CIE IGCSE Biology: 复习笔记:14.1.7 Hormones in Humans

CIE IGCSE Biology: 复习笔记:14.1.7 Hormones in Humans

Hormones & Their Associated Glands

What is a Hormone?


  • hormone is a chemical substance produced by a gland and carried by the blood
  • The hormone alters the activity of one or more specific target organs i.e. they are chemicals which transmit information from one part of the organism to another and bring about a change
  • The glands that produce hormones in animals are known collectively as the endocrine system


The major endocrine glands in the body

Transport around the body

  • Endocrine glands have a good blood supply as when they make hormones they need to get them into the bloodstream (specifically the blood plasma) as soon as possible so they can travel around the body to the target organs to bring about the response
  • Hormones only affect cells with target receptors that the hormone can bind to. These are either found on the cell membrane, or inside cells. Receptors have to be complementary to hormones for there to be an effect.
  • The liver regulates levels of hormones in the blood; transforming or breaking down any that are in excess.


How hormones work

Important hormones in the human body:

Comparison of Nervous & Hormonal Control

Glucagon: Extended



  • Blood glucose levels are controlled by a negative feedback mechanism involving the production of two hormones - insulin and glucagon
  • Both hormones which control blood glucose concentration are made in the pancreas
  • Insulin is produced when blood glucose rises and stimulates liver and muscle cells to convert excess glucose into glycogen to be stored
  • Glucagon is produced when blood glucose falls and stimulates liver and muscle cells to convert stored glycogen into glucose to be released into the blood

Negative feedback regulation of blood glucose levels

Exam Tip

The terms glucagon and glycogen are very often mixed up by students as they sound similar. Remember:

  • Glucagon is the hormone
  • Glycogen is the polysaccharide glucose is stored as

Learn the differences between the spellings and what each one does so you do not get confused in the exam!

The Hormone Adrenaline



  • Adrenaline is known as the 'fight or flight' hormone as it is produced in situations where the body may be in danger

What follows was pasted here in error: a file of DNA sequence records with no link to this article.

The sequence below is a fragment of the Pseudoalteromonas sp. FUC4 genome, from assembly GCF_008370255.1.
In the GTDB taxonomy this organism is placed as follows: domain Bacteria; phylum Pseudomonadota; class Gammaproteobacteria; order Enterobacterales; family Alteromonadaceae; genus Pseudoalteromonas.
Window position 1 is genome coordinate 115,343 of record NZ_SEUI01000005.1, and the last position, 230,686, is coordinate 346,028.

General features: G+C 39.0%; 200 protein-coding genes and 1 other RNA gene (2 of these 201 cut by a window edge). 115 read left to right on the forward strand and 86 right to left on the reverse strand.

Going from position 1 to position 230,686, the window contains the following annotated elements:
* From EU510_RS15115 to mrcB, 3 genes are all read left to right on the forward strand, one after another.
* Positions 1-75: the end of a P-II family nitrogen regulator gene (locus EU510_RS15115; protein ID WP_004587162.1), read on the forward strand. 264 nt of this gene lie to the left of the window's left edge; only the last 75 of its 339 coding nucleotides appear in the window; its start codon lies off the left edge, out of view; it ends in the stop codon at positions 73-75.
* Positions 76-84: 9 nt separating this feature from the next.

• Flight = remove oneself rapidly from a dangerous situation eg. run away
    • Fight = if flight is not possible, resort to physical combat to overcome danger
  • It causes a range of different things to happen in the body, all designed to prepare it for movement (ie fight or flight).
  • These include:
  • Increasing blood glucose concentration for increased respiration in muscle cells
  • Increasing pulse rate and breathing rate so glucose and oxygen can be delivered to muscle cells, and carbon dioxide taken away, from muscles cells more quickly
  • Diverting blood flow towards muscles and away from non-essential parts of the body such as the alimentary canal; again to ensure the reactants of respiration are as available as possible
  • Dilating pupils to allow as much light as possible to reach the retina so more information can be sent to the brain


Exam Tip

It is worth learning this list of effects of adrenaline as it is a fairly common exam question and can be worth several easy marks.

More on Adrenaline: Extended

More on Adrenaline: Extended

  • Additional effects of adrenaline include;
    • Increasing the concentration of glucose in the blood
      • This help deliver more important glucose to muscles for respiration
    • Increasing heart rate
      • This has the same effect, to ensure that all muscles are well prepared for high levels of activity in a flight or fight situation